S. Lorain gets phone lines back
The advent of cell phones has left many people believing land lines are a thing of the past.
Well, don’t tell that to the residents of South Lorain.
After Tuesday’s heavy rain storm, a 300-foot section of underground phone cable was damaged, knocking out phone service to hundreds of residents. They immediately found out just what life is like when a land line phone is not an option.
As of Friday, everyone was reconnected, said Joanette Romero, spokeswoman for CenturyTel.
“We know what an inconvenience being without a phone can cause, so we worked around the clock to restore service,” she said.
The cable was opened and new wires were spliced in. We reconnected each of the 300 lines one at a time.”
With phone service restored, residents may be thinking they have just the tool to call CenturyTel and complain. But Romero said even that concern is already being taken care of.
Residents will receive a credit on their bill for the days their phones were out of order.
— Lisa Roberson
Avon in top 100 growing suburbs
The city of Avon popped up as one of the country’s top 100-fastest-growing suburbs right when Mayor Jim Smith needed it to.
Ranked No. 67 out of 100 in Forbes magazine, Smith said the list helps spell out the reasons to the Northeast Ohio Areawide Coordinating Agency why a Lear Nagle Road and Interstate 90 interchange needs to be approved.
“People want to come here,” he said. “How can we be number 67 and not have an interchange approved?”
— Stephen Szucs
They say ‘soda.’ We say ‘pop.’
One of the great linguistic debates of our age is what you call soft drinks — pop, soda or Coke (whatever the drink in question actually is — Pepsi, Dr. Pepper, Sprite or some other).
In Lorain County, according to the Web site popvssoda.com, the clear winner is pop.
The unscientific survey of Internet users, which apparently relies on whoever wanders onto the site to cast their vote, has polled 195 people from Lorain County and of those, 175 say they call soft drinks pop.
Of the remaining 20 people — who probably aren’t from around here originally — 18 call their carbonated beverages soda, while two call it something else.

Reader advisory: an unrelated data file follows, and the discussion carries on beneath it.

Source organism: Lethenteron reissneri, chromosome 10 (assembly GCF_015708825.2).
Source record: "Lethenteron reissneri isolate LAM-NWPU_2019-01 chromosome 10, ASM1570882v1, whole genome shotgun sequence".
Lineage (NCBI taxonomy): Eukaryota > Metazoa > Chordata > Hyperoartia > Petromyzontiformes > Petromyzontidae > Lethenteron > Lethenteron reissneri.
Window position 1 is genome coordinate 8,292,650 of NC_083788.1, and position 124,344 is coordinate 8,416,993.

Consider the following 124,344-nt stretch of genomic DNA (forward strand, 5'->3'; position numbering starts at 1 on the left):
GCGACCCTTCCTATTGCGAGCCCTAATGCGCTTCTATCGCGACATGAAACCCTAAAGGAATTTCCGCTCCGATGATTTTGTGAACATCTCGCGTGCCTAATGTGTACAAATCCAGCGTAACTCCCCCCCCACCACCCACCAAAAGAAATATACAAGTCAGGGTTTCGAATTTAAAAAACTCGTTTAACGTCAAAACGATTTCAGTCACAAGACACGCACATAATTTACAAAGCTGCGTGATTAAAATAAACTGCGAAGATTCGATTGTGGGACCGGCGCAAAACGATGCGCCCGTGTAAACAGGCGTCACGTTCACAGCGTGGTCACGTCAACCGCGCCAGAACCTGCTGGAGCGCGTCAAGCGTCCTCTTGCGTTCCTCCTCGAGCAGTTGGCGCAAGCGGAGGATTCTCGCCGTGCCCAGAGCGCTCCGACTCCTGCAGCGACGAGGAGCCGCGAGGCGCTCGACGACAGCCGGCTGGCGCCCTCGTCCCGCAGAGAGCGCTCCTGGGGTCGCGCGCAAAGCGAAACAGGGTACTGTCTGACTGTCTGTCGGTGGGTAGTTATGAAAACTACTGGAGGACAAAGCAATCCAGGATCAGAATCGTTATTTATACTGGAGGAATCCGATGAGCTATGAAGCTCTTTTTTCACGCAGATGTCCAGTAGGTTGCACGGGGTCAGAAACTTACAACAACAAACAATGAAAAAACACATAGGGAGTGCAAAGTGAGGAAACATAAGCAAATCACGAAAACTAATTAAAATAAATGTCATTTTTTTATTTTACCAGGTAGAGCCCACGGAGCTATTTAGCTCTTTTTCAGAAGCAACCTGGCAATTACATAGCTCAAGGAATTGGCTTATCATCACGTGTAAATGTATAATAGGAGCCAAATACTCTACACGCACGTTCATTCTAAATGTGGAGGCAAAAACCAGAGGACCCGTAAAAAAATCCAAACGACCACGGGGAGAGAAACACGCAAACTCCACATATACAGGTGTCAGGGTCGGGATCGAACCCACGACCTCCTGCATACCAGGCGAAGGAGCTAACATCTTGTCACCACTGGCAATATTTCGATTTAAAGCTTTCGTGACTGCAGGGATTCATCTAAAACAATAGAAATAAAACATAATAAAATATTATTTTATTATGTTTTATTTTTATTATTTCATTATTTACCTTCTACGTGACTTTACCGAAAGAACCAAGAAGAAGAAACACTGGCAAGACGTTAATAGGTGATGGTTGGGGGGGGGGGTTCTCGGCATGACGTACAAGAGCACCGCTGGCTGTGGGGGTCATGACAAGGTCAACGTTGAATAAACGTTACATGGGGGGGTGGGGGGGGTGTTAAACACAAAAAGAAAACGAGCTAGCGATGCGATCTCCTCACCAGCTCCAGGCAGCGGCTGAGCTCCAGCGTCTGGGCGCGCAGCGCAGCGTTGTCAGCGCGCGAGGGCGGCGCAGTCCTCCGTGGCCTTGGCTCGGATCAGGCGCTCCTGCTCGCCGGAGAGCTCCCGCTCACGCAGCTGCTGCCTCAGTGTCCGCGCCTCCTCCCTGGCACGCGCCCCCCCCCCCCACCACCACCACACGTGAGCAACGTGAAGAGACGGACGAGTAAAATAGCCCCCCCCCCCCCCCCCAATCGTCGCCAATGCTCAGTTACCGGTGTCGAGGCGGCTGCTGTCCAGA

That’s pretty much in line with Ohio, which is very clearly a pop state when you look at the nifty map on the site that shows where the dividing lines are around the country.
Coke is very much a southern phrase, while the soda folks seem to hail from California, Arizona and the New England states, although there are pockets of them in Missouri, Illinois and Wisconsin.
Pop drinkers seem to run the country though, controlling a vast swath of territory running from Oregon and Washington all the way across the West and Midwest to the middle of Pennsylvania.
Now I think I’ll go grab a can of pop.
— Brad Dicken
Judge Basinksi’s all about persistence
Domestic Relations Judge David Basinski said he didn’t realize he talked for about an hour and a half about Family Court at the county Commissioner’s meeting on Thursday until he suddenly ran out of steam.
Basinski, who wants commissioners to rescind a 2-to-1 vote that pulls support for the Family Court plan, which would merge the county’s Domestic Relations and Probate courts, was alternately angry and humorous during his tirade, which soon was the talk of the Justice Center.
One of the funnier moments was when Basinski talked about how he finally got in touch with state Rep. Joseph Koziura, D-Lorain, about Koziura’s plans to ask his fellow state legislators to rescind a state law creating the Family Court.
“He is difficult to reach,” Basinski said of Koziura. “When people don’t return my calls, I call every day.”
On the 10th day, he reached Koziura.
— Cindy Leise